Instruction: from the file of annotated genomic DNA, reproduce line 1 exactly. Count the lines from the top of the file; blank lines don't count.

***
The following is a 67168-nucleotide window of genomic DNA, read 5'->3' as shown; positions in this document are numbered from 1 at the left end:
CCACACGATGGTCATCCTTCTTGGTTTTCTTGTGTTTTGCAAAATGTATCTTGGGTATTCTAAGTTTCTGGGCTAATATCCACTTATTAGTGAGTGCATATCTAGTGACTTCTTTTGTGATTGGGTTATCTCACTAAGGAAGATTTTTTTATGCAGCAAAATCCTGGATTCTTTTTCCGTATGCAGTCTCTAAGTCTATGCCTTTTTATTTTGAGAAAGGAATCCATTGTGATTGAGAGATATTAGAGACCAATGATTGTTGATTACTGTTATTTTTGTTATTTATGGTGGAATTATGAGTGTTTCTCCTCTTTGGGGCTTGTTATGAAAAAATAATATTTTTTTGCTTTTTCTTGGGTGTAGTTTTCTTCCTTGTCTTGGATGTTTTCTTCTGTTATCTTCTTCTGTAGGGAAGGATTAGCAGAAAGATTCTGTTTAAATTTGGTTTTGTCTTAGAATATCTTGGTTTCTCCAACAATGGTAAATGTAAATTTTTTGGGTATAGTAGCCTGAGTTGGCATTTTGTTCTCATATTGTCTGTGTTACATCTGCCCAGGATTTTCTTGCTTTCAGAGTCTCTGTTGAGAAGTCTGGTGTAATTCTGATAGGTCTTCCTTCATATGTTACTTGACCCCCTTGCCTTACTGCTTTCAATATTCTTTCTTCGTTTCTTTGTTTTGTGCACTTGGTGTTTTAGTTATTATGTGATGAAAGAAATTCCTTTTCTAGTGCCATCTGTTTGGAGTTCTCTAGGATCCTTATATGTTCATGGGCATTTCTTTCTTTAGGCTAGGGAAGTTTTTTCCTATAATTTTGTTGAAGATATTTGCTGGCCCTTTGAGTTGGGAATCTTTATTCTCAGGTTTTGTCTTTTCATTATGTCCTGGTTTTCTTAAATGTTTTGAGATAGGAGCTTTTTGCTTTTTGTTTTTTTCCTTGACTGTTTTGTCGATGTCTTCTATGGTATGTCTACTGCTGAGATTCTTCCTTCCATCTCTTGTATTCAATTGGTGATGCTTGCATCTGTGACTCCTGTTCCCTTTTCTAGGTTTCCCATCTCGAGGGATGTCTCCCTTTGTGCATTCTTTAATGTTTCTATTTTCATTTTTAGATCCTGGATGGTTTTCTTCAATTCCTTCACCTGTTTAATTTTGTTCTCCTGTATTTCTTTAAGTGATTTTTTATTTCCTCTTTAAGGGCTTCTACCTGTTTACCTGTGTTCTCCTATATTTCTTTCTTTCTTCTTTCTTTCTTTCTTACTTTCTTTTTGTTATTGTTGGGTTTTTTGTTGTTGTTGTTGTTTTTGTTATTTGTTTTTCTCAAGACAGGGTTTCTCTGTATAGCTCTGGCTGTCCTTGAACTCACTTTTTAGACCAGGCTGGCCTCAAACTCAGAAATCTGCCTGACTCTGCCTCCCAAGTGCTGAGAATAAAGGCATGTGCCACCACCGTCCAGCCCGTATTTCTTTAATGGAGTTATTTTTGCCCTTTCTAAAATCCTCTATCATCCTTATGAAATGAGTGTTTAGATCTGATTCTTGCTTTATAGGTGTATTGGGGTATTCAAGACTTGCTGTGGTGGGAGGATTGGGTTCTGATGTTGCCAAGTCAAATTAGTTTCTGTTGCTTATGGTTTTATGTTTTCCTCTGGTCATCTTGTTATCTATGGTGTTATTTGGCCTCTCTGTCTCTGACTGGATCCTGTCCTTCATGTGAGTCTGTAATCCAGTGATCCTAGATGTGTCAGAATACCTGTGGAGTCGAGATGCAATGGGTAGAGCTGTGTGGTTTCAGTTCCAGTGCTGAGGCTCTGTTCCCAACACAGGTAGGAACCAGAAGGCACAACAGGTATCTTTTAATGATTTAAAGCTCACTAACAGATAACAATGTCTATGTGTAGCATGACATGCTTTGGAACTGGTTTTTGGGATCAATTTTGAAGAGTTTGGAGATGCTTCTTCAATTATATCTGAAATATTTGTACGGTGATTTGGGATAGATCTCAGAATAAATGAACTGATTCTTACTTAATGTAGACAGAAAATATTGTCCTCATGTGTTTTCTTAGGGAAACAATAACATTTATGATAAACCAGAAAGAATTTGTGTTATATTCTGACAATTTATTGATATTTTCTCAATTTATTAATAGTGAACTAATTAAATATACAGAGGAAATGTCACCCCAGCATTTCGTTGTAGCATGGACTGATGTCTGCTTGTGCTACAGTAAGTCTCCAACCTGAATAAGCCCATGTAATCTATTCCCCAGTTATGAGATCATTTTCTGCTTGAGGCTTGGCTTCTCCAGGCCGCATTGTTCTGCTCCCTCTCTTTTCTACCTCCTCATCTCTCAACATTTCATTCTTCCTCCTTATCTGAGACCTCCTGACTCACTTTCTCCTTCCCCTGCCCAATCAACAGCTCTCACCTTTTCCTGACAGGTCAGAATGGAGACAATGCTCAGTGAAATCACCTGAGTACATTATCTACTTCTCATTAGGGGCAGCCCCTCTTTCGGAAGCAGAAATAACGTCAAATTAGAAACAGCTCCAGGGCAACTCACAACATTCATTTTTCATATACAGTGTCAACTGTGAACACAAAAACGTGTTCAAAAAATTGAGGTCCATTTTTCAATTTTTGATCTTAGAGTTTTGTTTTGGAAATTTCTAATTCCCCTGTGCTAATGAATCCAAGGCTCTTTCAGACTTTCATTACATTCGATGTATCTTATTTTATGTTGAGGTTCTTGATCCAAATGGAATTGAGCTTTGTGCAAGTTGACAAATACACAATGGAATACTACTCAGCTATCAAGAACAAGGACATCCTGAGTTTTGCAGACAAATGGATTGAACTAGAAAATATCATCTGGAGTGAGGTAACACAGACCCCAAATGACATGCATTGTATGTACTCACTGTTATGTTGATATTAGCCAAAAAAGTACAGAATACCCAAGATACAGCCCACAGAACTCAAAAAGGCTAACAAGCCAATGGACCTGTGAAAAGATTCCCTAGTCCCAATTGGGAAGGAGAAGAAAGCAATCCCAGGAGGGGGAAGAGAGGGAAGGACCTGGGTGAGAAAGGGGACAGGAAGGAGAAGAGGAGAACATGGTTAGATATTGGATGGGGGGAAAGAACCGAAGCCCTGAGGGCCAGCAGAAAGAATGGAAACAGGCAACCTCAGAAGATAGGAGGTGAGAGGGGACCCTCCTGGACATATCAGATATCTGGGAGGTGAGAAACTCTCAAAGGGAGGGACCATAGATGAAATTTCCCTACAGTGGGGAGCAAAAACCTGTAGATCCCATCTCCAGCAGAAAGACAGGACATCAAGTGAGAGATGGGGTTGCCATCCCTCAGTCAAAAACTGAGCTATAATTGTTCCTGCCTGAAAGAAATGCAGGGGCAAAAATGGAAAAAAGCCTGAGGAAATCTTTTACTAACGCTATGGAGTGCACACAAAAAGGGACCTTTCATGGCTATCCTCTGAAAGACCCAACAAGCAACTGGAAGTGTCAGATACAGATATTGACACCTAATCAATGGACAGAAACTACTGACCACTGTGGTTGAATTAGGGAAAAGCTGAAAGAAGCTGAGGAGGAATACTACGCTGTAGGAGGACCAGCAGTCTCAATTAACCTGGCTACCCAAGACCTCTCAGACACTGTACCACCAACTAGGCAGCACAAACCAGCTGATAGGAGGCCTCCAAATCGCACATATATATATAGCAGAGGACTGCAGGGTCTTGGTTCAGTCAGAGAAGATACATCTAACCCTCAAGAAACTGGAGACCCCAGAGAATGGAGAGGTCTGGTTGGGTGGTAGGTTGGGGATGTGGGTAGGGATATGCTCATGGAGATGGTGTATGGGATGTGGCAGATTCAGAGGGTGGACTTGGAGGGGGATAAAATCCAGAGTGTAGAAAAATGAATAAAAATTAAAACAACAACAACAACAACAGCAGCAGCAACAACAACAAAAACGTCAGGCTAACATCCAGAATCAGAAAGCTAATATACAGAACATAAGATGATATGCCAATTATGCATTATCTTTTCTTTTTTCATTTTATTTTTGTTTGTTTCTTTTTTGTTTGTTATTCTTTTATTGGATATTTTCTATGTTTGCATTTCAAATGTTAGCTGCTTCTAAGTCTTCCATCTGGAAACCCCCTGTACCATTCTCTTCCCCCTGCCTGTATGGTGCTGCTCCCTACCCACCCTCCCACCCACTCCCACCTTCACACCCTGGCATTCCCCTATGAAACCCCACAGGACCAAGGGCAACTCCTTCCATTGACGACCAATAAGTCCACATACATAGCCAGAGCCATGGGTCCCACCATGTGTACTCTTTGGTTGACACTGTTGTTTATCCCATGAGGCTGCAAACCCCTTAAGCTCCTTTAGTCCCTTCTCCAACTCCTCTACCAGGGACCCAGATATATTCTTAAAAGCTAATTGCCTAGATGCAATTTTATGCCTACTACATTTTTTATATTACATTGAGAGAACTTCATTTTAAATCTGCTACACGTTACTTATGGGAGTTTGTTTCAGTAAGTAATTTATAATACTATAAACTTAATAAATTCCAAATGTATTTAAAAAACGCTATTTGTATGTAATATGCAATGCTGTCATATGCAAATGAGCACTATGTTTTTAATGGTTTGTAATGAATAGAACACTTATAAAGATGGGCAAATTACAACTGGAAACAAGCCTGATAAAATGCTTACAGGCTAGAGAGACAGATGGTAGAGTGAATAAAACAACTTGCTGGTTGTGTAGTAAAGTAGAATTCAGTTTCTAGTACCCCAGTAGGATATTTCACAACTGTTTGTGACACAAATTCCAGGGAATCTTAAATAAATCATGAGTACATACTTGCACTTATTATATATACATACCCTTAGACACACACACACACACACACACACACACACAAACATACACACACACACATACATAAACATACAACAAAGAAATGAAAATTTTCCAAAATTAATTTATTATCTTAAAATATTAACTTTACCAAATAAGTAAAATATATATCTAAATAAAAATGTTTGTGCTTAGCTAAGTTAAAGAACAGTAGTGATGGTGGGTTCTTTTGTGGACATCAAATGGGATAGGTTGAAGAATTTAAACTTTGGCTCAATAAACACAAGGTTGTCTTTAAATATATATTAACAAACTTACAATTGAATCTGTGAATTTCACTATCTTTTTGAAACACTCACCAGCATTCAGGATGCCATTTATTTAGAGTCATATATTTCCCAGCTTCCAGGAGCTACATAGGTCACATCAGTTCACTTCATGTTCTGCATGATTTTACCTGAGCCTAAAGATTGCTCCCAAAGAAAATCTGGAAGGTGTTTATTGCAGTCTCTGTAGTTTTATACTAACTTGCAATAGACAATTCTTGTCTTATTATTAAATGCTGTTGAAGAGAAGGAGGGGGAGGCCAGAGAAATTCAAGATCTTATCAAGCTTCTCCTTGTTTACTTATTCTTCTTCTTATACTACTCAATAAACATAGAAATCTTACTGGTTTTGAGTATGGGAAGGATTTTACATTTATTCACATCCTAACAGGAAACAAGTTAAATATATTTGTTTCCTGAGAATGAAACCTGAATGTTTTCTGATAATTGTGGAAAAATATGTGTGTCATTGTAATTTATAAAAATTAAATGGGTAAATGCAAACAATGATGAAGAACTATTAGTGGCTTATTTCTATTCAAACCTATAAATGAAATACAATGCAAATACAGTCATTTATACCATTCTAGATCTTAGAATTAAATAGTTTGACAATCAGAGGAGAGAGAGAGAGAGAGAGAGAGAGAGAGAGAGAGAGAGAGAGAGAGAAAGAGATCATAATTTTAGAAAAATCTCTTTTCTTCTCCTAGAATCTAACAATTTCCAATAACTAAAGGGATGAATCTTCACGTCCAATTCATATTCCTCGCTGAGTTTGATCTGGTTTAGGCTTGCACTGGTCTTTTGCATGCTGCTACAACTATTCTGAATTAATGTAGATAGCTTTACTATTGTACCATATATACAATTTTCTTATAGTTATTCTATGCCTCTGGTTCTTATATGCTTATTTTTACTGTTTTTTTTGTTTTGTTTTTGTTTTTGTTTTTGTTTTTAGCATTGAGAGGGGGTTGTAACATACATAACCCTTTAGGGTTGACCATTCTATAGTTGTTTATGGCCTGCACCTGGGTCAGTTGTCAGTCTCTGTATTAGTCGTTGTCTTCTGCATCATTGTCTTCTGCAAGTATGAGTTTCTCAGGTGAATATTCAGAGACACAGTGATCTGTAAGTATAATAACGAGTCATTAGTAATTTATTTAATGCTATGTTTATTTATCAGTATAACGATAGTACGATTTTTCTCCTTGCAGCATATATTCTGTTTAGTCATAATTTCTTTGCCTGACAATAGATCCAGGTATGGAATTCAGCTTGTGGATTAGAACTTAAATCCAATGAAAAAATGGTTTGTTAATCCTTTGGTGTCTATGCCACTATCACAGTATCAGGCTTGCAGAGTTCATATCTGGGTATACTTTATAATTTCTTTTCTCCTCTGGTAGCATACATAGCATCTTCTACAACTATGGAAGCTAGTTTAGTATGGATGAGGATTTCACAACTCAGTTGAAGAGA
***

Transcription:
The following is a 67168-nucleotide window of genomic DNA, read 5'->3' as shown; positions in this document are numbered from 1 at the left end: